I'm really sorry that you have come to this point again with the rehab team. PALS might be able to broker a way forward until you can get everything in place should your husband return to home.

ored13 in reply to Pairofboots

Thanks Boots. We have sent an email today asking very specific questions about this new turn off events and had a panicked call back. They had spoken to my husband about it again today and I don't like the fact that they're whispering in his ear about it. Either and then claiming that they're not discussing it with him and it's "new" information. Grrrg, don't get me started. But yes hopefully get to speak to one of the Headway nurses later on this week as well as to the neuropsycologist (can't spell anymore, in done with correct spelling for the day it seems). So we can hopefully end this week with less rather than more questions about this.

Pairofboots in reply to ored13

Can I ask? Is the rehab totally under the NHS, or is it part or fully private funded. I ask because I have only found this type of action in private hospitals. We used to have a hell of a job prying our patients out of their grasp when we were told to bring patients back from "outer borough" placements.

ored13 in reply to Pairofboots

It's completely NHS. I just find it hard to understand how they have gone so long with little to no communication with us on anything. No treatment plans or goals or information on what he's doing. Nothing. They took him in and chose to ignore the fact that he had family. Aside from the speech therapy team we have had no contact unless we have thrown out toys and made demands. It's been exhausting. We were meant to have a case conference in week 2/3 and u think it was week 7 before we had anything and that was because we had been at them about staff mistreating him. Walking away when he was on the toilet and leaving him there for ages. Eventually having to pull himself onto his wheelchair and bang on the toilet seat until someone heard him. No apologies or acknowledgment of this as far as I remember. So many issues. I have very little faith left in the NHS at the moment.(Rant)

Pairofboots in reply to ored13

Good rant, better to let rip than to bottle it up.

I know my many years ago, when I was training, I was initially told I was taking too long with my assigned patients. That was different times, and a different type of ward. But there never seemed to be enough staff for the amount of patients. I refused to juggle patients, as some would. All those years ago we were extra hands, so I haven't got a clue how they managed when st/n's weren't there. That was also when there were large wards, and everything had a time by which certain tasks had to be done.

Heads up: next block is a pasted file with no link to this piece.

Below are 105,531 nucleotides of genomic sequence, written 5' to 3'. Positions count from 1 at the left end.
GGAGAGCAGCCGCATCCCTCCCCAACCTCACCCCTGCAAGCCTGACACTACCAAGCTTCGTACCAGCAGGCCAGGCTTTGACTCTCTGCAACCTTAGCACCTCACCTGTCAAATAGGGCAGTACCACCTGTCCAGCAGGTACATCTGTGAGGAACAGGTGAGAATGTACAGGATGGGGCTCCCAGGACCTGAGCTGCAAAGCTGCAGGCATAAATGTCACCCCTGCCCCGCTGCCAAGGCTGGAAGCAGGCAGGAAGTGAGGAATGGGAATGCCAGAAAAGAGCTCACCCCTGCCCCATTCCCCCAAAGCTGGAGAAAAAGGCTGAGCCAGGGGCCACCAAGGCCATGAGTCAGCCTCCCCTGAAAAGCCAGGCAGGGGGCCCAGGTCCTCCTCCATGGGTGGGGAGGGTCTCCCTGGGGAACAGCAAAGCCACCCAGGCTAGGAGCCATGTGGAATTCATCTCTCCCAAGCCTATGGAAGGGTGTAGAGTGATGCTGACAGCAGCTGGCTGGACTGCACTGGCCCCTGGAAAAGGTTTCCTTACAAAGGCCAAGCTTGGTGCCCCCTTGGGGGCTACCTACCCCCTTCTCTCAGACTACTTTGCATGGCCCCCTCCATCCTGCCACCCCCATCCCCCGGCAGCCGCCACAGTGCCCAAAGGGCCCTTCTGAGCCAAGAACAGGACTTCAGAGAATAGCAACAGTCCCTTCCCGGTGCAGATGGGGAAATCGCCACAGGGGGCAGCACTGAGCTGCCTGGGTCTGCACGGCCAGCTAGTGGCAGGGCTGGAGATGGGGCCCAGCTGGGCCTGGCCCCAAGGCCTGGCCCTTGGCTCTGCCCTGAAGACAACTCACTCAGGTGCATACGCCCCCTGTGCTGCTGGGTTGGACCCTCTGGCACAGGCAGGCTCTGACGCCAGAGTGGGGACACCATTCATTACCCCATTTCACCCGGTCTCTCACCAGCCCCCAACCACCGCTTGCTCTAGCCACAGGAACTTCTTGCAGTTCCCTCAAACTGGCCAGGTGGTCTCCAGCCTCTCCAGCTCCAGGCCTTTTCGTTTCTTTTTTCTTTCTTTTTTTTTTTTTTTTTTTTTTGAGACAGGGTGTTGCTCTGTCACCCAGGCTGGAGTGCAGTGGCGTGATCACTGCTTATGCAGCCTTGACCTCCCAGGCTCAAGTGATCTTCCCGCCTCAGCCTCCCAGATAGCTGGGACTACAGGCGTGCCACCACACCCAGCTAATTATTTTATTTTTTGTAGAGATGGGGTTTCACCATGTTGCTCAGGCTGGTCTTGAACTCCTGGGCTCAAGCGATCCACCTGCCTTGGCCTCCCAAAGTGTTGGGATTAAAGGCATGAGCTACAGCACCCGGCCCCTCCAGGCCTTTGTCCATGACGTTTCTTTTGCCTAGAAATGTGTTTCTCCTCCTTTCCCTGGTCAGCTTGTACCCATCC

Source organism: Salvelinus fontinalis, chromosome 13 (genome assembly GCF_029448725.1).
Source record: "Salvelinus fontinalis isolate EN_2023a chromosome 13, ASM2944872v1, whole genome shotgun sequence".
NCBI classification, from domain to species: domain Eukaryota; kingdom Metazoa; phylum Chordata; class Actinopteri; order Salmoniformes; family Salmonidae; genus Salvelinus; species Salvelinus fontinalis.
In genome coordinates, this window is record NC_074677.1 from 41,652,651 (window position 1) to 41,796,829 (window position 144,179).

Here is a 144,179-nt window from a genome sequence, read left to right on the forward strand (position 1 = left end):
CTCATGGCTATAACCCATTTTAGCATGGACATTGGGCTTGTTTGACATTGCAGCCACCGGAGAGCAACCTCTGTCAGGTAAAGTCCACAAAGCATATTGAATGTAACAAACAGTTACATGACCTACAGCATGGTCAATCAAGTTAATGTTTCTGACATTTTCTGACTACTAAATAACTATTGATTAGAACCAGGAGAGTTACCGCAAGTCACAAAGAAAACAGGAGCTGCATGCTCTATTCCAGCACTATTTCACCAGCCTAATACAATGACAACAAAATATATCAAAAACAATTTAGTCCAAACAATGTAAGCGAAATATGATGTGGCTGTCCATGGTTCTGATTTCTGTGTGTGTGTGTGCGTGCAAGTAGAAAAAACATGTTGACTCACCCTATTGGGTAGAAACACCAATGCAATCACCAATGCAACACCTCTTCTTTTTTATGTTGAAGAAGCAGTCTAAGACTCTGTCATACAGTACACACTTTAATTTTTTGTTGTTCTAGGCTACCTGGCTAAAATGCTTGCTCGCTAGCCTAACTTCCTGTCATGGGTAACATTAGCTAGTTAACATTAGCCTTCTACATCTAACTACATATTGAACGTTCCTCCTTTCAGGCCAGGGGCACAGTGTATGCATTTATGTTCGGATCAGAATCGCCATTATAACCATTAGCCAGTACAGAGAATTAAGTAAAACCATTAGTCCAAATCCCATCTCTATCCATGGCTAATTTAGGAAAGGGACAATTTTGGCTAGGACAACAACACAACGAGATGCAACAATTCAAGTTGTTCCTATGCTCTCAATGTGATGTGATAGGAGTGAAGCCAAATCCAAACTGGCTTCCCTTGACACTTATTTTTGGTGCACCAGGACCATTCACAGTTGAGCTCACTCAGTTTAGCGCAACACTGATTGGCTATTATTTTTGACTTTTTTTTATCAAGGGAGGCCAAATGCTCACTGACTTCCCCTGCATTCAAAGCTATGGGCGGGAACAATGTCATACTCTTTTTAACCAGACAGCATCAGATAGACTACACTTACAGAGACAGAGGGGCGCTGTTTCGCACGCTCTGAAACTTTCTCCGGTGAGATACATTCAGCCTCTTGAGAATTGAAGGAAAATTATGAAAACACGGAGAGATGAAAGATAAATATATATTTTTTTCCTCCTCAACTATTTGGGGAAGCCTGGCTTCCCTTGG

A rehab service, at least on week days should be top heavy with staff between 9 to 5. Evening, early morning, and weekends the so called "professionals" only work 9 to 5 (professional = OT, physio, therapists. I don't know why nurses are not included).

It saddens me how the NHS has been destroyed by successive governments. That is no excuse for the issues you raise!

I think it is back to PALS to help you get what you need, there is no excuse why you shouldn't receive a copy of the treatment plans and these should clear justification for the treatment.

If your husband has reached his optimal recovery in that setting, then there should be a plan for the next phase, which I would assume is home care.

I'm sorry that you have to keep banging the drum to get updates. The Trust that covers the services that your husband has been treated need to know that this poor communication appears to be indemic across the Trust, PALS can help you escalate this as a grievance. I know that this probably wouldn't help in the short term, but it might help others that follow.

ored13 in reply to Pairofboots

There will definitely be grievances put in. This hospital was given glowing reports even by a friend who's husband was under their ncare for a few mo the in 2005. Seems things have changed. We this morning received an email from the new consultant basically saying that they are going to start the drug. However the voicemail I received yesterday said hat they would not be looking to start anything until the family and James had all the information. This morning the new consultant slunk over to my husband and basically told him that they were starting him on this magic pill. Going to have a chat with headway this afternoon for some advice.

Pairofboots in reply to ored13

Keep me posted. The NHS was very different in 2005, coming up for 12yrs Tory strangulation has taken its toll. I don't like getting political, but fact is fact.

ored13 in reply to Pairofboots

👍Indeed. Will do!!!

Well, me I would bring him home, yes the package of care will give them admin time to sort out and he may be home for weeks until home visit but under NICE guidelines and his GP be first with all queries anyway (although Brain Injury not there specialist area) they still have a duty of care to ensure support in place and they will get medication sorted (believe)